US 2115480 A
Description (OCR text may contain errors)
n 6, 1938. A. N. CLAUDE 2,115,480
INCANDESCENT ELECTRIC LAMP Filed Jan. 17, 1935 I INVC/YTOR ANDRE NICOLAS CLA UDE B [M 72%, 5M? 0kg HTTOQNLVS Patented Apr. 26, 1938 k 2,1
UNITED", STATES PATENT orrica' mcmasoan'r amc'rarc LAMP Andre Nicolas Claude, Nanterrc, France, assignor to Socit Anonyme pour-lea Applications dc -i'Electricit et des Gas Bares Etablissements f Claude-Pu & Silva, a corporation of France Application January 17, 1935, Serial No. 2,268
In France January as, 1934 8 Claims. (Cl. 17616) The present invention relates to incandescent electric lamps, the atmosphere of which contains krypton and xenon. The use of each of these gases in such lamps has already been indicated by Mr. Georges Claude on several occasions, for example in a lecture given on the 22nd March, 1918 to the Socit des Ingenieurs Civils.
Applicant has studied the use of diil'erent mixtures of k ypton and xenon and has found that, contrary to what could be expected, the increase in the efiiciency and the diminution in the diffusion of the vapour of tungsten, which generally constitutes the filament, which are due to the presence of xenon, are much more considerable for a small proportion of xenon, for instance from 5 to than if they varied linearly as a function of the xenon content.
Thus, for lamps which are identical in regard to filaments and bulbs, but which differ in regard to gaseous atmospheres, it has been found that, for one and the same life, the efficiencies of three lamps filled respectively (1) with pure krypton, (2) with a mixture of 90% of krypton and 10% of xenon, (3) with pure xenon, exceed respectively by 30, 40, and 50% the efficiency of a lamp filled in the usual manner with argon having a notable proportion of nitrogen.
Thus, it has been found that, as compared to a lamp filled in the usual manner with argon with a notable content in nitrogen, the same lamp containing pure krypton has its light efiiciency increased by 30%, and by 50% when containing pure xenon, whereas half of this gain from 30% to 50% is already achieved by adding to the krypton only 10% of the expensive xenon, tR addition of the remaining 90% xenon achieving only a further 10% gain in efllciency. The present invention therefore consists in the industrial utilization of this discovery by filling the lamps with akrypton-xenon mixture having a xenon content between 5 and 20%, whereby with such a very moderate percentage of the more expensive xenon a surprising and more than proportionate gain in efficiency is achieved. However, to 5 achieve the best results with a mixture of krypton and xenon, certain precautions should be observed.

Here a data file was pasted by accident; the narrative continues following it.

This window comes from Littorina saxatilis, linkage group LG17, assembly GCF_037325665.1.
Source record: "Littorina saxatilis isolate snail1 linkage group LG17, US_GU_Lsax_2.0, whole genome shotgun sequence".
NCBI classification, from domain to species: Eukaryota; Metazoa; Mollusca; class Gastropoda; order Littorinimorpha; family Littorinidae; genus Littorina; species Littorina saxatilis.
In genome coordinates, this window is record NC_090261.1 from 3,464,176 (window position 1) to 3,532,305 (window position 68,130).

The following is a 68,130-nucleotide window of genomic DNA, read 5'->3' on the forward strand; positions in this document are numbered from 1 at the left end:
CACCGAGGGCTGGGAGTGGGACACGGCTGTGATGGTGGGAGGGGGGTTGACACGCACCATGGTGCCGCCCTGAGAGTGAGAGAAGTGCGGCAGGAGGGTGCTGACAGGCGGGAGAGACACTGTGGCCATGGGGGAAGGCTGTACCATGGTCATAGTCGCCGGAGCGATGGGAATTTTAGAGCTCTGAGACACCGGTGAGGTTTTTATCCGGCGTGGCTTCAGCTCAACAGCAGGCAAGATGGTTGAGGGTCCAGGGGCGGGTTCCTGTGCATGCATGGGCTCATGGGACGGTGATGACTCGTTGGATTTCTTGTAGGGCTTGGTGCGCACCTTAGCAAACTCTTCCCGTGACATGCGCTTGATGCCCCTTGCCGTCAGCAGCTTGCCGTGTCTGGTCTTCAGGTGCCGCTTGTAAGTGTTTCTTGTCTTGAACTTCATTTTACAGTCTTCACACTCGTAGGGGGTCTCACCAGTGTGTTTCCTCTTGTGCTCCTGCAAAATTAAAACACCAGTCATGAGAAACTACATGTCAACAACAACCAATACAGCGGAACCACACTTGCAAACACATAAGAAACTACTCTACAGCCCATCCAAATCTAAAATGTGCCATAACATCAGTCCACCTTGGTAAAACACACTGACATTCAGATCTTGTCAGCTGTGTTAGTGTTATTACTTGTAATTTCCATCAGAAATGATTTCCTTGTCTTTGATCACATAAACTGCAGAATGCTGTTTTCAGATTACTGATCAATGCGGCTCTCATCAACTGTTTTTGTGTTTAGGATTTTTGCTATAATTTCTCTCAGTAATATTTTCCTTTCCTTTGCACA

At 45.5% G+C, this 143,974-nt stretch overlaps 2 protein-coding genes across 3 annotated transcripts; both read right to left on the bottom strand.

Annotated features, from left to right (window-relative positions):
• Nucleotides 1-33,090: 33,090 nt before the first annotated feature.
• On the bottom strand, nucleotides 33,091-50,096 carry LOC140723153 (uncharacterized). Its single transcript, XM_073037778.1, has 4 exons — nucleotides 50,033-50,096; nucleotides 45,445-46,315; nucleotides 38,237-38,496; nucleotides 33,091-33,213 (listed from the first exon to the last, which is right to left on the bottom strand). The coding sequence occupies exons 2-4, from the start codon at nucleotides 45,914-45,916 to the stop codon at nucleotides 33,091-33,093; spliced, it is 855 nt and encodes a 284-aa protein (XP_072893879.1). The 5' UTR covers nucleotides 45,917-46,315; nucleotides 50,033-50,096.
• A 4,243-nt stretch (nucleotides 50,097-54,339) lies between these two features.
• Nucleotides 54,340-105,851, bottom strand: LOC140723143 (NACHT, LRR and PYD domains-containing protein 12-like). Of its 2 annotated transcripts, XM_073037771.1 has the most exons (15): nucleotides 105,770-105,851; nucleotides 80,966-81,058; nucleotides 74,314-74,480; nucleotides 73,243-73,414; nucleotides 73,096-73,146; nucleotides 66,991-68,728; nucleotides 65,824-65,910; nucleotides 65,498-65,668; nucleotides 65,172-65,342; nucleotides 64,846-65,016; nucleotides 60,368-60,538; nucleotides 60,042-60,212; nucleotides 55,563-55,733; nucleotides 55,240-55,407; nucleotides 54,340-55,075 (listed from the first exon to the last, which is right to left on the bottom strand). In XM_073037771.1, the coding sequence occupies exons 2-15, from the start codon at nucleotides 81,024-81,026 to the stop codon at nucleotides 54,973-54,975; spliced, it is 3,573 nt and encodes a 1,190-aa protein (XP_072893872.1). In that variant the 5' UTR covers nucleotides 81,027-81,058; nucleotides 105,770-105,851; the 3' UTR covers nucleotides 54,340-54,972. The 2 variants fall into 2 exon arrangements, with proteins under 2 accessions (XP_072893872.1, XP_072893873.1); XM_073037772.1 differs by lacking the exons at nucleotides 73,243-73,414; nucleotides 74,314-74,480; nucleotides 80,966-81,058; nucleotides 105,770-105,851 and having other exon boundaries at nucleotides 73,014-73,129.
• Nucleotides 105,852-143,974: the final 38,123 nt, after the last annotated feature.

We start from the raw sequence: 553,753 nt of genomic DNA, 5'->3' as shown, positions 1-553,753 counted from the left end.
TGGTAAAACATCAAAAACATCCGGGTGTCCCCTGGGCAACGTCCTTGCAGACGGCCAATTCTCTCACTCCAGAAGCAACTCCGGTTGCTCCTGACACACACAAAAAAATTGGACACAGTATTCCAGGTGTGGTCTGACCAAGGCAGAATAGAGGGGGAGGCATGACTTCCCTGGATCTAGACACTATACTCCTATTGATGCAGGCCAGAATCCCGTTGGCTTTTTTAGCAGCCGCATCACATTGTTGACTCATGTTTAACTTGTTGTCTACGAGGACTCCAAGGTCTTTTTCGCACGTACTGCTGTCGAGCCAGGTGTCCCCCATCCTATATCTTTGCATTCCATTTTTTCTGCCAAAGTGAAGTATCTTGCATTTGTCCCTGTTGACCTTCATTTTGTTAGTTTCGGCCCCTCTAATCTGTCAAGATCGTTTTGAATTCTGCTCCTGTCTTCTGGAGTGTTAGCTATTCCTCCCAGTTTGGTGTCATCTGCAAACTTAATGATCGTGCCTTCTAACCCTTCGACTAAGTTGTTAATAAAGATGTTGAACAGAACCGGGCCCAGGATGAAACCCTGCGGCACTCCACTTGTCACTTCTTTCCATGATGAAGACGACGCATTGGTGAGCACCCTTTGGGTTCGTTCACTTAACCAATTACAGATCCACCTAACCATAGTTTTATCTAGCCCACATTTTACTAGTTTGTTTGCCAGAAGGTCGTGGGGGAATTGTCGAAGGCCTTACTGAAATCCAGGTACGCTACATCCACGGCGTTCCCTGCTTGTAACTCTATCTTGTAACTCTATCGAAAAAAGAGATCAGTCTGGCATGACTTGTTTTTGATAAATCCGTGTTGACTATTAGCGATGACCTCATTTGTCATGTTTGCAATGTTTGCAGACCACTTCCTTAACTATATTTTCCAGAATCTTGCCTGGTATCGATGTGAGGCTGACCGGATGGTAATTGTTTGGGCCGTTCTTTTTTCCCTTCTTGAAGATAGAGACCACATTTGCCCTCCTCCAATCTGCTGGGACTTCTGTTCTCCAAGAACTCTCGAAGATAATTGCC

In the first place, it is necessary to avoid the production of arcs between the current leads 50 while the lamp is running.
By proceeding in the manner known and employed for twenty years for argon, that is to say, by adding a considerable proportion of nitrogen, 2. very considerable loss in efilciency results. 55 Nitrogen may in fact be added without considerable inconvenience to argon, the thermal conductivity and molecular weight of argon and nitrogen being rather close, but it is not the case with heavy and poor-conducting gases such as krypton and xenon. 5
Furthermore, at the particularly high working temperature of these lamps, nitrogen in an excessive quantity very rapidly attacks the filament.
The quantity of nitrogen which may be added ought therefore to remain small. 10
Experience has shown that it is then not always possible, particularly if the volume of the lamp is small, to avoid the formation oi arcs between the current leads constituted, as is generally the case, by nickel. 15